These affairs are simply rotten,
Better far is woad.
Woad's the stuff to show men.
Woad to scare your foemen.
Boil it to a brilliant hue
And rub it on your back and your abdomen.
Ancient Briton ne'er did hit on
Anything as good as woad to fit on
Neck or knees or where you sit on.
Tailors you be blowed!!
Next verse.
Romans came across the channel
All dressed up in tin and flannel
Half a pint of woad per man'll
Clothe us more than these.
Saxons you can waste your stitches
Building beds for bugs in britches
We have woad to clothe us which is
Not a nest for fleas
Romans keep your armours.
Saxons your pyjamas.
Hairy coats were made for goats,
Gorillas, yaks, retriever dogs and llamas.
March on Snowdon with your woad on,
Never mind if you get rained or snowed on
Never want a button sewed on.
Go it Ancient Bs!!
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John

John

Posts : 2558
Join date : 2009-04-06
Age : 58
Location : UK

The Origin of Men of Harlech Empty
PostSubject: Re: The Origin of Men of Harlech   The Origin of Men of Harlech EmptyFri May 22, 2009 8:48 pm

I suppose we all made up lyrics to various songs back in the good old days

Do you remember the Hitler song.?

Hitler he only had one ball, the other lie in the old town hall.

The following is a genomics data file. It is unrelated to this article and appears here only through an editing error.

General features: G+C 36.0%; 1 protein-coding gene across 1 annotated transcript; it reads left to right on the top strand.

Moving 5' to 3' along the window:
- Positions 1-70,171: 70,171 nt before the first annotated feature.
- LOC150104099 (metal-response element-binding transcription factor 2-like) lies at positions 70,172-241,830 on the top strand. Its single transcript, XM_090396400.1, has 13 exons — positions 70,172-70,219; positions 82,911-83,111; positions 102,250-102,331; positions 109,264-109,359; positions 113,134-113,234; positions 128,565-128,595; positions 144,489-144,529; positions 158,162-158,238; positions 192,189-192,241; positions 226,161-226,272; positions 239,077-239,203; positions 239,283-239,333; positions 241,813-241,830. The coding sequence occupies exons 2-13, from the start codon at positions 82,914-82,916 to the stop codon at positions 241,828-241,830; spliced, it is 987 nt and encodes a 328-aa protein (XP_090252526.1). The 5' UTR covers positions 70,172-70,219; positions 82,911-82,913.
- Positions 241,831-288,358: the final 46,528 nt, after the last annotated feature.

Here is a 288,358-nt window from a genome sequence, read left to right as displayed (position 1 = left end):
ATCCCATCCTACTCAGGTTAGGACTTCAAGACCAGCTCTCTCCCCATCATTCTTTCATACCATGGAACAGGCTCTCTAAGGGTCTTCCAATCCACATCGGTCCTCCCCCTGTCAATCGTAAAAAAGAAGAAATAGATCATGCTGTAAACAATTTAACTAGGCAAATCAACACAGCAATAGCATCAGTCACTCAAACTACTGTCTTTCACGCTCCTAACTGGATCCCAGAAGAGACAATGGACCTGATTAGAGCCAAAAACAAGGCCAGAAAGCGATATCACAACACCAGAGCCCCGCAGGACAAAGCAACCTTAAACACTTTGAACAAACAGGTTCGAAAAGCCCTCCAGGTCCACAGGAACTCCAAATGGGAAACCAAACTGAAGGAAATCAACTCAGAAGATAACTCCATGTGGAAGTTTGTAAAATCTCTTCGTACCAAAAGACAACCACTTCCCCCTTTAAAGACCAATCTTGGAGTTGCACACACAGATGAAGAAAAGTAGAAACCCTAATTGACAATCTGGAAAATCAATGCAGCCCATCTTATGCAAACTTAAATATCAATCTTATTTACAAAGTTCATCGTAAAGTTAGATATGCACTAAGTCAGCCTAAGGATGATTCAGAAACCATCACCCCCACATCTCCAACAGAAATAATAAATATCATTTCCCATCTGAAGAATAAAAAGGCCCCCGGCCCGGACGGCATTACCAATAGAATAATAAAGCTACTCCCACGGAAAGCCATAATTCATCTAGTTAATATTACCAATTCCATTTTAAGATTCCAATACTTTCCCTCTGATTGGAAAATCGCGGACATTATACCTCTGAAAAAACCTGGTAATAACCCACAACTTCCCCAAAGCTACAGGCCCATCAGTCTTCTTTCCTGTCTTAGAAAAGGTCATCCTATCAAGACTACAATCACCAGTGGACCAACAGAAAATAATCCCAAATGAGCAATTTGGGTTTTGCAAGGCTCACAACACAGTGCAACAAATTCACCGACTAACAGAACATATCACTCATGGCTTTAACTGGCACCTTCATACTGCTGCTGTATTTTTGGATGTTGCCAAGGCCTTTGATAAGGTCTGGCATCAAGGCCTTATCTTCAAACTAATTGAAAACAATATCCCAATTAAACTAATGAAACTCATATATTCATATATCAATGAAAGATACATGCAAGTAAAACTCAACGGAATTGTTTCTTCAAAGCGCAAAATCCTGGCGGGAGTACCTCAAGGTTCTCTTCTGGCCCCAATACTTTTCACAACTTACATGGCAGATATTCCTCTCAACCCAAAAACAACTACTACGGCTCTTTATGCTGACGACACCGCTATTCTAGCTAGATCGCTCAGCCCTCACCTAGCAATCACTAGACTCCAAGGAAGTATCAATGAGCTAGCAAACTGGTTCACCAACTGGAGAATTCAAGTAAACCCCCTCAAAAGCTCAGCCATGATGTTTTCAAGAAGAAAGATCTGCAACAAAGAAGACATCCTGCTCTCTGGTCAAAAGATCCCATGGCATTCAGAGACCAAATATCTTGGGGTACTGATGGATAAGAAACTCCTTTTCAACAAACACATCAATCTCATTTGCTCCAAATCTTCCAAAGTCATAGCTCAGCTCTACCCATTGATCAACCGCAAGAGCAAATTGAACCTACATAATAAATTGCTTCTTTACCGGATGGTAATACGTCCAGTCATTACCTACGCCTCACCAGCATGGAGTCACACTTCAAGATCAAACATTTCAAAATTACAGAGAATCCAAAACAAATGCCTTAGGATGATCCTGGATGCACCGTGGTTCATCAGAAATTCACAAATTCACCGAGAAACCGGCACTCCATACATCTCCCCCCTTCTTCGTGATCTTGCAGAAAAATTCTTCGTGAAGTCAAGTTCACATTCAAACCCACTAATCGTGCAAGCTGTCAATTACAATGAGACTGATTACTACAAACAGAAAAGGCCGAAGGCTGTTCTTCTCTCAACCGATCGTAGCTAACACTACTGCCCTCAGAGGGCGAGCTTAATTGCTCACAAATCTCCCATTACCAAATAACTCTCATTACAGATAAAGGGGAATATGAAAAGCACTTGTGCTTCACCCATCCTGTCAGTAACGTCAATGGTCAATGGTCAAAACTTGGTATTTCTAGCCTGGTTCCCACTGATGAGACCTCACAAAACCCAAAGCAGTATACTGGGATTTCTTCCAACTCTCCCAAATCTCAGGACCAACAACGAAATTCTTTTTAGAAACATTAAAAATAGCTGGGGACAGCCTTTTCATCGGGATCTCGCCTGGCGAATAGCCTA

I guess this type of humour has just been past on down over the years.
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impi

impi

Posts : 2308
Join date : 2010-07-02
Age : 41

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PostSubject: Re: The Origin of Men of Harlech   The Origin of Men of Harlech EmptySat Nov 06, 2010 4:39 pm

Men of Harlech a song once widely heard in Wales. The song was first published in Gems of Welsh Melody (ed. John Owen, "Owain Alaw", 1860), the Welsh lyrics by "Talhaiarn", the English by W.H. Baker.

March ye men of Harlech bold, Unfurl your banners in the field,
Be brave as were your sires of old, And like them never yield!
What tho' evry hill and dale, Echoes now with war's alarms,
Celtic hearts can never quail, When Cambria calls to arms.

By each lofty mountain, By each crystal fountain,
By your homes where those you love Await your glad returning,
Let each thought and action prove, True glory can the Cymru move,
And as each blade gleams in the light, Pray "God defend the right!"

Clans from Mona wending, Now with Arvon blending,
Haste with rapid strides along The path that leads to glory,
From Snowdon's hills with harp and song, And Nantlle's vale proceeds a throng,
Whose ranks with yours shall proudly vie, "And nobly win or die!"

March ye men of Harlech go, Lov'd fatherland your duty claims,
Onward comes the Saxon foe, His footsteps mark'd in flames;
But his march breeds no dismay, Boasting taunts we meet with scorn,
Craven like their hosts shall flee Like mists before the morn.

On the foemen dashing, Swords and bucklers clashing;
Smite with will their savage band Nor think of e'er retreating:
But with a firm unflinching hand, In blood quench ev'ry burning brand,
And for each roof tree cast away A Saxon life shall pay.

Thus each bosom nerving, From no danger swerving,
Soon shall the invader feel The doom of fate rewarding;
They firmly grasp the flashing steel, And as ye strike for Cymru's weal,
Be this your cry, till life's last breath - "Our Liberty or Death!"